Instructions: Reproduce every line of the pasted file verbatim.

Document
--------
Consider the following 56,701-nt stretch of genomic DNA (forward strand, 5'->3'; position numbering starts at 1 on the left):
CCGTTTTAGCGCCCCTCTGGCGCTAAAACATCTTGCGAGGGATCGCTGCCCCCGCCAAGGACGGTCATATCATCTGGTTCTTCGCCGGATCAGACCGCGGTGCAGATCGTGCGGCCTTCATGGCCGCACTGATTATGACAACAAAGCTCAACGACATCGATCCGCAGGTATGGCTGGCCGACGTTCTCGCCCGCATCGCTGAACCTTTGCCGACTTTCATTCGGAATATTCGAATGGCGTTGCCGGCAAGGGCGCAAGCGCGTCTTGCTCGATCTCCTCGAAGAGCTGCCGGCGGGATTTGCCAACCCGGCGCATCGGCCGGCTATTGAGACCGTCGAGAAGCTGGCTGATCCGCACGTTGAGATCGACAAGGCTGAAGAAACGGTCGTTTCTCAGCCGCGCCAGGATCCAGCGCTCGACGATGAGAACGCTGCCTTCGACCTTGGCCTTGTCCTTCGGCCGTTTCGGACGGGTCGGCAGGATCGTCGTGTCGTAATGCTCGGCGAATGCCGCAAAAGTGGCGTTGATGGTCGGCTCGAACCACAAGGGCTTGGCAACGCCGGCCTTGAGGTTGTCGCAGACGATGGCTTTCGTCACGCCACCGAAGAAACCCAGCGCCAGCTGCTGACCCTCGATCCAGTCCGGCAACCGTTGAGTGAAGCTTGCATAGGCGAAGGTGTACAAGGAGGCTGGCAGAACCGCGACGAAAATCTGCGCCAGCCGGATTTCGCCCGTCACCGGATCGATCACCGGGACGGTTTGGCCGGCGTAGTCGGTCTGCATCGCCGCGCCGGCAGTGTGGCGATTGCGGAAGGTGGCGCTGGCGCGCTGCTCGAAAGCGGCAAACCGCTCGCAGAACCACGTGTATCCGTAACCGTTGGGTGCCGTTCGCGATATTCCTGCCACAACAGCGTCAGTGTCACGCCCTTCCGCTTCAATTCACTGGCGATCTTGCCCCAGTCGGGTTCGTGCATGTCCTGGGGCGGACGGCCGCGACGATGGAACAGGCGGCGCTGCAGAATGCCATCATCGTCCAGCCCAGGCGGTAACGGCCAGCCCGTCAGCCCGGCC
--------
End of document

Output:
Consider the following 56,701-nt stretch of genomic DNA (forward strand, 5'->3'; position numbering starts at 1 on the left):
CCGTTTTAGCGCCCCTCTGGCGCTAAAACATCTTGCGAGGGATCGCTGCCCCCGCCAAGGACGGTCATATCATCTGGTTCTTCGCCGGATCAGACCGCGGTGCAGATCGTGCGGCCTTCATGGCCGCACTGATTATGACAACAAAGCTCAACGACATCGATCCGCAGGTATGGCTGGCCGACGTTCTCGCCCGCATCGCTGAACCTTTGCCGACTTTCATTCGGAATATTCGAATGGCGTTGCCGGCAAGGGCGCAAGCGCGTCTTGCTCGATCTCCTCGAAGAGCTGCCGGCGGGATTTGCCAACCCGGCGCATCGGCCGGCTATTGAGACCGTCGAGAAGCTGGCTGATCCGCACGTTGAGATCGACAAGGCTGAAGAAACGGTCGTTTCTCAGCCGCGCCAGGATCCAGCGCTCGACGATGAGAACGCTGCCTTCGACCTTGGCCTTGTCCTTCGGCCGTTTCGGACGGGTCGGCAGGATCGTCGTGTCGTAATGCTCGGCGAATGCCGCAAAAGTGGCGTTGATGGTCGGCTCGAACCACAAGGGCTTGGCAACGCCGGCCTTGAGGTTGTCGCAGACGATGGCTTTCGTCACGCCACCGAAGAAACCCAGCGCCAGCTGCTGACCCTCGATCCAGTCCGGCAACCGTTGAGTGAAGCTTGCATAGGCGAAGGTGTACAAGGAGGCTGGCAGAACCGCGACGAAAATCTGCGCCAGCCGGATTTCGCCCGTCACCGGATCGATCACCGGGACGGTTTGGCCGGCGTAGTCGGTCTGCATCGCCGCGCCGGCAGTGTGGCGATTGCGGAAGGTGGCGCTGGCGCGCTGCTCGAAAGCGGCAAACCGCTCGCAGAACCACGTGTATCCGTAACCGTTGGGTGCCGTTCGCGATATTCCTGCCACAACAGCGTCAGTGTCACGCCCTTCCGCTTCAATTCACTGGCGATCTTGCCCCAGTCGGGTTCGTGCATGTCCTGGGGCGGACGGCCGCGACGATGGAACAGGCGGCGCTGCAGAATGCCATCATCGTCCAGCCCAGGCGGTAACGGCCAGCCCGTCAGCCCGGCC